To create a tar archive, execute tar czvf <archive-name> <dir-to-archive>. Replace the <archive-name> argument with the name of the new archive. Be sure to follow the name with the .tar.gz extension, as in my_archive.tar.gz. Replace the <dir-to-archive> argument with the directory you wish to place within the archive. If the directory you intend to archive is not within your working directory, specify the relative or absolute path to it. By default, tar will recursively place the directory and its contents into the new archive. Figure 2.1 shows the successful creation of a tar archive.

[user@sip-dtn1 ~]$ tar czvf new_archive.tar.gz Documents
Documents/
Documents/IntroUnix.pdf
Documents/JobSubData.zip
Documents/MATLAB/
Documents/Scripts.zip
Documents/PyLists.py

Figure 2.1 – Creating a tar Archive

After the archive is created, execute ls -l to verify that the archive exists. You can view its contents with the tar tvf <archive-name> command. You may then transfer the archive using Globus. Please refer to the Configuring Globus section to learn how to configure it for your system.

On the remote system, execute tar xvf <archive-name> to extract the contents of the archive. The files will be extracted into your working directory.

Using the zip Utility

On older Windows systems, the zip utility should be used to archive and compress your data on the SIP.

To create a zip archive on the SIP, execute zip -r <archive-name>.zip <dir-to-archive>. Be sure that the directory you wish to archive is in your working directory. Otherwise, specify the relative or absolute path to the directory you wish to archive. Replace the <archive-name> argument with the name of the new zip archive. You may or may not include the .zip file extension to the archive’s name; if you do not, the zip utility will add it automatically. Replace the <dir-to-archive> argument with the directory you wish to place in the zip archive. The -r option ensures that the directory and its contents are archived and compressed. Figure 2.2 shows the successful creation of a zip archive.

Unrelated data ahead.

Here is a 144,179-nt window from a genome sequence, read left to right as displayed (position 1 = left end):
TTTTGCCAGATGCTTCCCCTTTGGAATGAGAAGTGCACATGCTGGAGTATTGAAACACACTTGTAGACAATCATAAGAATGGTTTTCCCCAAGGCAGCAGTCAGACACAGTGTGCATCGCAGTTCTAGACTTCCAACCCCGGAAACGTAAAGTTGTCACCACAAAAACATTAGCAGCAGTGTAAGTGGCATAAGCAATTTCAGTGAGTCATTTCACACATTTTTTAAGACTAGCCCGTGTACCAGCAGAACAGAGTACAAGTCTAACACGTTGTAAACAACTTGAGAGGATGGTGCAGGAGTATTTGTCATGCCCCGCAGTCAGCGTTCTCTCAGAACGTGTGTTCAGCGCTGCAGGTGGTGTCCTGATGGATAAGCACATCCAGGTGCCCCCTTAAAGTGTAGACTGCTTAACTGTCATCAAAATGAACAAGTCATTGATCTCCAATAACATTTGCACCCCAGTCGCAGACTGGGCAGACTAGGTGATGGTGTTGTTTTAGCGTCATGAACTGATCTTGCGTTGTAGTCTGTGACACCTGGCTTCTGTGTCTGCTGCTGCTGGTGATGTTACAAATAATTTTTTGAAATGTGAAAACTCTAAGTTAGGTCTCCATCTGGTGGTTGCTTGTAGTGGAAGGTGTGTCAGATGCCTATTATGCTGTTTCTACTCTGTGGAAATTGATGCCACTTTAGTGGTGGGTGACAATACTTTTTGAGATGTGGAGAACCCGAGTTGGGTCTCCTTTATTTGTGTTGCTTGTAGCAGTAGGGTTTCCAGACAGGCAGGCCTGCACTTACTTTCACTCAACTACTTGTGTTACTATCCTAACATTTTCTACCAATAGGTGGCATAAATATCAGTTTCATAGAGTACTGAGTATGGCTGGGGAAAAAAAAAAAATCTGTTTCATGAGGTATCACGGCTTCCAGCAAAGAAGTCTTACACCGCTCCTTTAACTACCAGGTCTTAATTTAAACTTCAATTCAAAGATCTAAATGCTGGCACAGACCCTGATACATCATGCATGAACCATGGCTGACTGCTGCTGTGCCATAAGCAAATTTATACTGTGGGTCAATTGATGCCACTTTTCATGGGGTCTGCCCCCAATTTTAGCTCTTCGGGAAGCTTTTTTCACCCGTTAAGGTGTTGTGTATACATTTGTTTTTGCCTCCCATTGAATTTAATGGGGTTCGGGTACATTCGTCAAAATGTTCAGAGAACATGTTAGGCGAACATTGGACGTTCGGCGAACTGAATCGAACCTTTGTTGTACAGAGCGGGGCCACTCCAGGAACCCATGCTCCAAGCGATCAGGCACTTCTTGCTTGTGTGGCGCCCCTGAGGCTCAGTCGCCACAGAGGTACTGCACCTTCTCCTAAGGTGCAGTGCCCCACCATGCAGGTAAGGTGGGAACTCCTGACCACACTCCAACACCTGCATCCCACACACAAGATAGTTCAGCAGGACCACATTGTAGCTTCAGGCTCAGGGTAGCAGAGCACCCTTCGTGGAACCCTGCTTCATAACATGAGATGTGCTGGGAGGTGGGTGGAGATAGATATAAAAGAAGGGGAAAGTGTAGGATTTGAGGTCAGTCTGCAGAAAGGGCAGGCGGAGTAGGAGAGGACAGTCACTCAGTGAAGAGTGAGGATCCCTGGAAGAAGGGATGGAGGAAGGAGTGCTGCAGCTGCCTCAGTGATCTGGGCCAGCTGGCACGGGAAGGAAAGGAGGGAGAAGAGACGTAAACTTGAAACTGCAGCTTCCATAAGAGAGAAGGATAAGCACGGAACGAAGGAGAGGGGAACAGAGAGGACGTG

[user@sip-dtn1 ~]$ zip -r Documents Documents
  adding: Documents/ (stored 0%)
  adding: Documents/IntroUnix.pdf (deflated 4%)
  adding: Documents/MATLAB/ (stored 0%)
  adding: Documents/PyLists.py (deflated 61%)

Figure 2.2 – Creating a zip Archive

After the zip archive has been created, execute ls -l in the directory from which you created it to ensure the archive exists. It will appear with the name you gave to the archive followed by the .zip extension.

With the zip archive created and verified, transfer it to your system using Globus. Please refer to the Configuring Globus section to learn how to use it on your system. Once you transfer the zip archive to your system, open the File Explorer and navigate to the directory in which you placed the archive. Right-click on the archive and select the “Extract All…” option in the submenu. Figure 2.3 shows where to locate this option. Specify the directory in which the contents should be extracted, then select “Extract.” You may then open the archive and peruse its contents.

Figure 2.3 – Extracting the Contents of a zip Archive in Windows